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Patch Testing for Skin Rashes

Patch Testing for Skin Rashes

Patch testing is a common diagnostic tool used to identify the specific agent that triggers contact dermatitis, an itchy rash that can breakout on your skin in response to a substance to which you are allergic. Common trigger substances include poison ivy, jewelry, hair care products, cleaning solution, detergent, cosmetics, perfumes, and latex rubber.

What is allergic contact dermatitis?

In allergic contact dermatitis, typically harmless substances cause an immune system reaction when they come in contact with the skin. Common symptoms in contact dermatitis may include:

  • Redness
  • Blisters
  • Itching
  • Rash
  • Hives
  • Burning

These symptoms can last for up to four weeks, and can usually be treated at home through medications and topical creams. The best protection against contact dermatitis is to identify the specific triggers that cause reactions, so that patients can avoid these substances as often as possible. A patch test may help identify the trigger. It does not require the use of any needles or injections.

Which patch test is used at Barba Dermatology?

Most dermatologists use the TRUE Test, which is a very good screening tool but is limited to testing 28 chemicals. At Barba Dermatology we offer an expanded patch testing for what is called the North American Series of Allergens, which include up to 70 allergens known to cause skin rashes in North America. We also have access to over 200 allergens and these can be special ordered for you if necessary.

Is patch testing painful?

The patch testing procedure is simple and painless. In order to identify specific triggers, your doctor will tape several patches that contain various potential chemicals to the skin on the back. These chemicals are then left on the skin for 48 hours, and must remain dry during this time. Patients are advised to take only sponge baths and avoid excessive sweating. After 48 hours, the patch test is removed and an initial reading is taken to observe any reactions. An additional reading is taken after another 24-48 hours. Patients can bathe in between these readings, but should avoid scrubbing the back. Once the final results of the test have been read, normal bathing can be resumed. A typical schedule for testing is to come in on Monday (to apply patches), Wednesday (to remove patches) and Friday (to read results). Before undergoing patch testing, patients should stop using oral and topical corticosteroids in the area to be tested, avoid oral antihistamines, and should not expose the test area to the sun for at least three weeks.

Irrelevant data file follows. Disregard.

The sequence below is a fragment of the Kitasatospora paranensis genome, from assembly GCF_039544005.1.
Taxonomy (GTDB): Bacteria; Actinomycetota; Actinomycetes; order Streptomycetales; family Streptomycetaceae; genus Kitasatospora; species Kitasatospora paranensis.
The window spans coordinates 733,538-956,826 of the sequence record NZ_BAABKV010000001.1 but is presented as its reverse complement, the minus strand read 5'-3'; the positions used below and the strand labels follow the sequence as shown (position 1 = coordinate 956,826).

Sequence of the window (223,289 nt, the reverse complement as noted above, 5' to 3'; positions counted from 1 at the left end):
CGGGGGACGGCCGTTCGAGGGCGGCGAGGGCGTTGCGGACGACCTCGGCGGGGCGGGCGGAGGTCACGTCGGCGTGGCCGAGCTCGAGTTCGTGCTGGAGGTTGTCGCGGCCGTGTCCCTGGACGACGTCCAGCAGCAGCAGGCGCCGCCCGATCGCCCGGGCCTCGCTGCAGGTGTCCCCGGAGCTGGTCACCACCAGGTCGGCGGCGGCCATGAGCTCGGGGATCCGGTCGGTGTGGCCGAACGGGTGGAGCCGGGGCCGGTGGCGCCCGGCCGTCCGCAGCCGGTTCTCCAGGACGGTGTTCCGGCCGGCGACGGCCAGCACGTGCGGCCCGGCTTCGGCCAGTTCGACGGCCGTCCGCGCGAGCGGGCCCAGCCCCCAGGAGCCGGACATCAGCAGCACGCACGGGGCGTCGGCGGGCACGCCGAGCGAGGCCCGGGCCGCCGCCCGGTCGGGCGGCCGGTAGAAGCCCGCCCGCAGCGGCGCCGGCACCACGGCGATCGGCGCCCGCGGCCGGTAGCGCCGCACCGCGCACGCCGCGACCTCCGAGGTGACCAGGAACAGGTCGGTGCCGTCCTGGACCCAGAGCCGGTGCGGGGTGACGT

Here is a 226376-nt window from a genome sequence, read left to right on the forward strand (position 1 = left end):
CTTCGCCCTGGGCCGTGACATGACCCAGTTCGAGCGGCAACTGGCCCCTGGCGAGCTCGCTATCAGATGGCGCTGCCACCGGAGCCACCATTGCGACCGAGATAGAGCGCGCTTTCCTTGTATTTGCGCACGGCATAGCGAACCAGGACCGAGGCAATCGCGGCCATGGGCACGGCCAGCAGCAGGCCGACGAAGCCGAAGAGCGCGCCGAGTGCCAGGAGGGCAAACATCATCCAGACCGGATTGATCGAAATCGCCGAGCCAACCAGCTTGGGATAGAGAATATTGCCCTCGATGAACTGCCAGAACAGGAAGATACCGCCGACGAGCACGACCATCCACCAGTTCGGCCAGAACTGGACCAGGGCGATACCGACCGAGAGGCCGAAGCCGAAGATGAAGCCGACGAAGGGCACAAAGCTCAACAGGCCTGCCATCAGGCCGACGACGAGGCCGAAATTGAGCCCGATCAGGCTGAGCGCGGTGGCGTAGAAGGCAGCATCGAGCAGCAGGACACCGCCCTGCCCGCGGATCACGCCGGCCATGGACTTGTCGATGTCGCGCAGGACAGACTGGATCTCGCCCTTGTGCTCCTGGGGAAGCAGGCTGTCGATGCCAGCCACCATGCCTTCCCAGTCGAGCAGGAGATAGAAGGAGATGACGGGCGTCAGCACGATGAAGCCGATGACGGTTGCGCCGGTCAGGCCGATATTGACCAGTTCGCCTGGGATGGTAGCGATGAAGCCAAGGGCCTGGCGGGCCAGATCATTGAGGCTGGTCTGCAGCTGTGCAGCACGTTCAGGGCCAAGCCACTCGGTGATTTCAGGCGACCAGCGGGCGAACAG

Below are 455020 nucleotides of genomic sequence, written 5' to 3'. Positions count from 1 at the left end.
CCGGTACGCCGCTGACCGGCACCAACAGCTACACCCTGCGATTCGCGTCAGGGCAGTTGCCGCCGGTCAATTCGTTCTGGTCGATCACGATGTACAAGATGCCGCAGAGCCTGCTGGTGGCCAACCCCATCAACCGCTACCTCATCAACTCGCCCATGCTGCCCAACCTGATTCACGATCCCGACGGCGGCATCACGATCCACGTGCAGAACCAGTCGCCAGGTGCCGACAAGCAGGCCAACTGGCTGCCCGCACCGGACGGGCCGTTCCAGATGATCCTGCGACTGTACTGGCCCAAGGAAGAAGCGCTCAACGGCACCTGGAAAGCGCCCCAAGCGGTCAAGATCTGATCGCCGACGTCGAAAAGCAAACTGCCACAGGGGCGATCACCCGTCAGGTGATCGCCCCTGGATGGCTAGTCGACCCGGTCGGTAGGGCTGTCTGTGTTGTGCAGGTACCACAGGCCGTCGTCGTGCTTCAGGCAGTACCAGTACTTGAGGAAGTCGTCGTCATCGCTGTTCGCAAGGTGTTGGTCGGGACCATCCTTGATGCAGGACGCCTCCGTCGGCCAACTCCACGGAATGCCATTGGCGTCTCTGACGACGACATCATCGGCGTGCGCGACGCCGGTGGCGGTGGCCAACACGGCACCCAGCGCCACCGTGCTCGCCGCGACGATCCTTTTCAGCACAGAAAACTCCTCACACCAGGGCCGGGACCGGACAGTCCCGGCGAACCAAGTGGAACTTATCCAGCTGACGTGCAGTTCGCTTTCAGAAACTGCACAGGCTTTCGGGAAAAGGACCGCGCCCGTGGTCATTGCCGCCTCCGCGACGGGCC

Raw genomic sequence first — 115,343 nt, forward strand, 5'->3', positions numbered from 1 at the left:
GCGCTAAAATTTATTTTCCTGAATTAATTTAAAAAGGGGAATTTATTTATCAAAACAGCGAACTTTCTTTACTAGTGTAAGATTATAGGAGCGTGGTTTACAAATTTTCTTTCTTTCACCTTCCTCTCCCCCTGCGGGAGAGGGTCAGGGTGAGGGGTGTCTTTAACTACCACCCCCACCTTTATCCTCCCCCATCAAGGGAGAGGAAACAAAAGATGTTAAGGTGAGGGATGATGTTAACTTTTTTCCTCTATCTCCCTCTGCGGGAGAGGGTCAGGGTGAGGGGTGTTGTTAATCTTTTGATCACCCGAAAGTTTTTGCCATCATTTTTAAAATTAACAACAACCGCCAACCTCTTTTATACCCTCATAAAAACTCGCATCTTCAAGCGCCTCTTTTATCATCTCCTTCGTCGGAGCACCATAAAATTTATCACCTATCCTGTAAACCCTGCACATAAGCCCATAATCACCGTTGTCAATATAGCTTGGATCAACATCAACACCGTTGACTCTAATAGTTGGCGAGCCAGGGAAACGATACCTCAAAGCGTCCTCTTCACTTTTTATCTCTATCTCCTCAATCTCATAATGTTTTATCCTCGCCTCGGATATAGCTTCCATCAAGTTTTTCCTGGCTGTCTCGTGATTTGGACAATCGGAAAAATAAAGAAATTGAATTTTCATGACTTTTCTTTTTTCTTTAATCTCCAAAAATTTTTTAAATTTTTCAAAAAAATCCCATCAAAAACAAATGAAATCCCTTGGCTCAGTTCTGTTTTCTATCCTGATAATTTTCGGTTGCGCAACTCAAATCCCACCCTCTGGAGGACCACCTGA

What happens if the test results are positive?

When reading the results, your doctor may classify each spot on a scale from negative (meaning no reaction) to extreme reaction (meaning positive results for substance). Strong results may cause blisters or ulcers on the skin, which can be treated once the test is complete.

Once positive results have been determined, patients can take steps to avoid their triggers and prevent contact dermatitis from occurring. Your doctor will provide you with specific information on your individual triggers and how to prevent contact. Since we are involved with the American Contact Dermatitis Society, we have access to a database allowing us to provide a comprehensive list of products a patient may use based on their individual test results.

ask the doctor

Request a consultation with Dr. Barba by email or call 305.573.7200 to schedule your appointment.